He can take in his beak
Food enough for a week
But I’m damned if I see how the heli-can.

The same can be said for Mark Twain’s clever abbreviated verse.  Be sure you read  “Co.” as “company” and do the same at the end of lines 2 and 5 or you’ll miss the joke.
A man hired by John Smith and Co.
Loudly declared that he’d tho.
Men that he saw
Dumping dirt by the door
The drivers, therefore, didn’t do.  *
Funny enough to forgive those clunky lines 3 and 4? You decide.

* Michelle here: for Twain-challenged folk like myself, read company/thump any/dump any.


Wait, is it form or funny that’s more important?

Excellent question.
This limerick is simply sublime
It’s flawless in meter and rhyme.
As for wit, pun or thought?
It expresses but naught

and to write it took acres of time.

                                                       Anonymous

Like any poem, a good limerick will communicate with the reader, expressing a meaning, a feeling, or both.  Whether your intent is jovial, snide, silly, bawdy, romantic or educational, if you don’t get your point across, all the reader ends up with is a collection of syllables.  You’ve got five lines and a handful of syllables to do it in. Use them wisely.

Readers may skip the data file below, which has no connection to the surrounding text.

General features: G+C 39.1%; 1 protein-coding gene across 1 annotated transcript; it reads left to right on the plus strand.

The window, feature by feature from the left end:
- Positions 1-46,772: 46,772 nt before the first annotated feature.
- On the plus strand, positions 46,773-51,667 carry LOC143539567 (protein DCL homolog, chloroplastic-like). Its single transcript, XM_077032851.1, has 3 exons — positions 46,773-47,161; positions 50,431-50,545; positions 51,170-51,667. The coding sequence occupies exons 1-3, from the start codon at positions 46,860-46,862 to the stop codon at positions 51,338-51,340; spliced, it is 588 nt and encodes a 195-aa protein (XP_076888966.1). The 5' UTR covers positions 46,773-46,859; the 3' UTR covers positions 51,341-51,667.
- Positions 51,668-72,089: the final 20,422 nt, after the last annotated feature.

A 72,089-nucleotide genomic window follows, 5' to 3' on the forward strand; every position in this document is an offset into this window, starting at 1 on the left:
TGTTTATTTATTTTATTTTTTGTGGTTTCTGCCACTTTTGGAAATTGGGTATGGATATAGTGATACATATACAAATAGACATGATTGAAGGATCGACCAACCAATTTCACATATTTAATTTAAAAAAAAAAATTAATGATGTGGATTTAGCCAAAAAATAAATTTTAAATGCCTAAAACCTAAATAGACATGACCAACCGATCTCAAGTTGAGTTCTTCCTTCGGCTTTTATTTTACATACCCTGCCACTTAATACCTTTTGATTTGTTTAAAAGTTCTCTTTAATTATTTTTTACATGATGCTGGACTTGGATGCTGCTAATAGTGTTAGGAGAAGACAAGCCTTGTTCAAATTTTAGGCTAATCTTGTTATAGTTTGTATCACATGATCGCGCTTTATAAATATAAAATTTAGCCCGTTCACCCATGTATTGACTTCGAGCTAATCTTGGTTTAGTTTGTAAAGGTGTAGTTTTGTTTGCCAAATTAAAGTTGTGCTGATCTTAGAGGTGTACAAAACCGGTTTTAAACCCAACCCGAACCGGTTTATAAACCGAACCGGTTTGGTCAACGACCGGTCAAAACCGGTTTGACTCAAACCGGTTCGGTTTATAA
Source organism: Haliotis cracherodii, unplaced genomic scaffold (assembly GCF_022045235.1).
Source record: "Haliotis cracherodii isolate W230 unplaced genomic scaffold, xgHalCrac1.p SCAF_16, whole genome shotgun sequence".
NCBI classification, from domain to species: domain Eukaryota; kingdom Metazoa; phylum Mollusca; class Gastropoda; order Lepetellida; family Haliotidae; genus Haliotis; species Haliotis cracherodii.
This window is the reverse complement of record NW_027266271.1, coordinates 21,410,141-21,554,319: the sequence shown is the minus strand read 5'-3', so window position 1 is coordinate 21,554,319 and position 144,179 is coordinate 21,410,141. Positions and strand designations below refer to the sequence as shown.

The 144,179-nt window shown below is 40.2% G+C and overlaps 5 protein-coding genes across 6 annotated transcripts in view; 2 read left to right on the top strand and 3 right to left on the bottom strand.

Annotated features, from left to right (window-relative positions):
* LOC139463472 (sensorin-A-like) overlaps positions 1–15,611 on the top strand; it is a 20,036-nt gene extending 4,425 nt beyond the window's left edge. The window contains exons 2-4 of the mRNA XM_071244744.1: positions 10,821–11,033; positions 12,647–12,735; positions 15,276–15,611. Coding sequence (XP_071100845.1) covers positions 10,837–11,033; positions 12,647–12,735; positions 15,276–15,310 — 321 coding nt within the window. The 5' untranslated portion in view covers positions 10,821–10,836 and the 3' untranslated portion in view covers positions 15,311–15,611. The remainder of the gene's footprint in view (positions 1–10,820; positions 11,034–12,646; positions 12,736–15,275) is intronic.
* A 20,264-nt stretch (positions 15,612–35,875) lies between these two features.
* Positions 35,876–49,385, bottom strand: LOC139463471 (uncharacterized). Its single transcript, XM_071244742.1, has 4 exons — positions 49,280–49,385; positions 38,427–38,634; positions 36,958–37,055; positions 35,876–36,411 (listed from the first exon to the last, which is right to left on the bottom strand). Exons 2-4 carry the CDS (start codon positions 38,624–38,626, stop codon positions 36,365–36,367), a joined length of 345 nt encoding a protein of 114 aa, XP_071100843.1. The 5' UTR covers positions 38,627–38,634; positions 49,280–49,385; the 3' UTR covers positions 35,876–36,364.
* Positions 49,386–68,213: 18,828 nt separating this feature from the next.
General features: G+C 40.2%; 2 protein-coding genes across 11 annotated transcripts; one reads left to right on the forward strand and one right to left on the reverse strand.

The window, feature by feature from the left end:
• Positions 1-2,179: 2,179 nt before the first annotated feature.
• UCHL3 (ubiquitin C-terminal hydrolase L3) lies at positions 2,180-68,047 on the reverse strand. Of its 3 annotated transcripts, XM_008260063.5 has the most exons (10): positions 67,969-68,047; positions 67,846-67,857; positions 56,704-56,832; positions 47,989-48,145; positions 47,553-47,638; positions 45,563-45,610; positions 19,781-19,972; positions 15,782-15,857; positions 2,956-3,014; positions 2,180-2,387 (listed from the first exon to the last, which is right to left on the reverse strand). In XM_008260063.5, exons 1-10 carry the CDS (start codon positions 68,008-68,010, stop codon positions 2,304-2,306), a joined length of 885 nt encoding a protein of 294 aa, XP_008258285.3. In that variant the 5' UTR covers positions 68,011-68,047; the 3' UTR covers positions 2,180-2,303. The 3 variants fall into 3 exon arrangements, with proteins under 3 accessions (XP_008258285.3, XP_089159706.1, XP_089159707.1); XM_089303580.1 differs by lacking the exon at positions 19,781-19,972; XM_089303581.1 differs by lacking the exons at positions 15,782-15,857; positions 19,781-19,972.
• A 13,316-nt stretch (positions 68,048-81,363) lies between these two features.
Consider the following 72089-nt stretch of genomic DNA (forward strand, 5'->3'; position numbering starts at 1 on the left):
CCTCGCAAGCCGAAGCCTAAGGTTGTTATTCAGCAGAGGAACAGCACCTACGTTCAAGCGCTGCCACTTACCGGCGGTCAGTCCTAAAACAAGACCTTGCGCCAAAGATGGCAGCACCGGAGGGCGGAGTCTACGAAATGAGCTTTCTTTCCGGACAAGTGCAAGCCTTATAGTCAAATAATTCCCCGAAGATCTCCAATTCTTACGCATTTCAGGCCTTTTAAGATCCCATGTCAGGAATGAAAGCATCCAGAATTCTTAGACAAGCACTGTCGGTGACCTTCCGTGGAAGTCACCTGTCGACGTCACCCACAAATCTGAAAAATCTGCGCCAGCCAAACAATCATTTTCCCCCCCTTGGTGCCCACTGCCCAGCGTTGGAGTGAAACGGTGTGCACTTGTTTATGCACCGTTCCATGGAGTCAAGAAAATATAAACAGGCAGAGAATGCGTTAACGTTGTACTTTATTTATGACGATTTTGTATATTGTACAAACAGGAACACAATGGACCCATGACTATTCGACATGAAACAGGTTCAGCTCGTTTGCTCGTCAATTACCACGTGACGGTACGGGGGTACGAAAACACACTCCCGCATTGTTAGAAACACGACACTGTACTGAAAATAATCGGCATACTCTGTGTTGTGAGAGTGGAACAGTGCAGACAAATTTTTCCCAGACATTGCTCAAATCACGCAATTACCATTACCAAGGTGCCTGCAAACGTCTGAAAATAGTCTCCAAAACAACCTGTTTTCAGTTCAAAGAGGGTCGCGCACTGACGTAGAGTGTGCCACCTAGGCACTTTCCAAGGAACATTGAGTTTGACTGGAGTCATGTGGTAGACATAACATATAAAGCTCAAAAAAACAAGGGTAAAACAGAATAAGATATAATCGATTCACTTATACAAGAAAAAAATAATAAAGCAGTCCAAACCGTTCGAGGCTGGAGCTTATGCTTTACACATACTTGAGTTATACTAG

Scare your readers:
Each night father fills me with dread

when he sits on the foot of my bed;

I’d not mind that he speaks

in vile gibbers and squeaks

but for seventeen years he's been dead.

                                                       Edward Gorey
Teach them something:
It filled Galileo with mirth

To watch his two rocks fall to Earth.
He gladly proclaimed,

"Their rates are the same,
And quite independent of girth!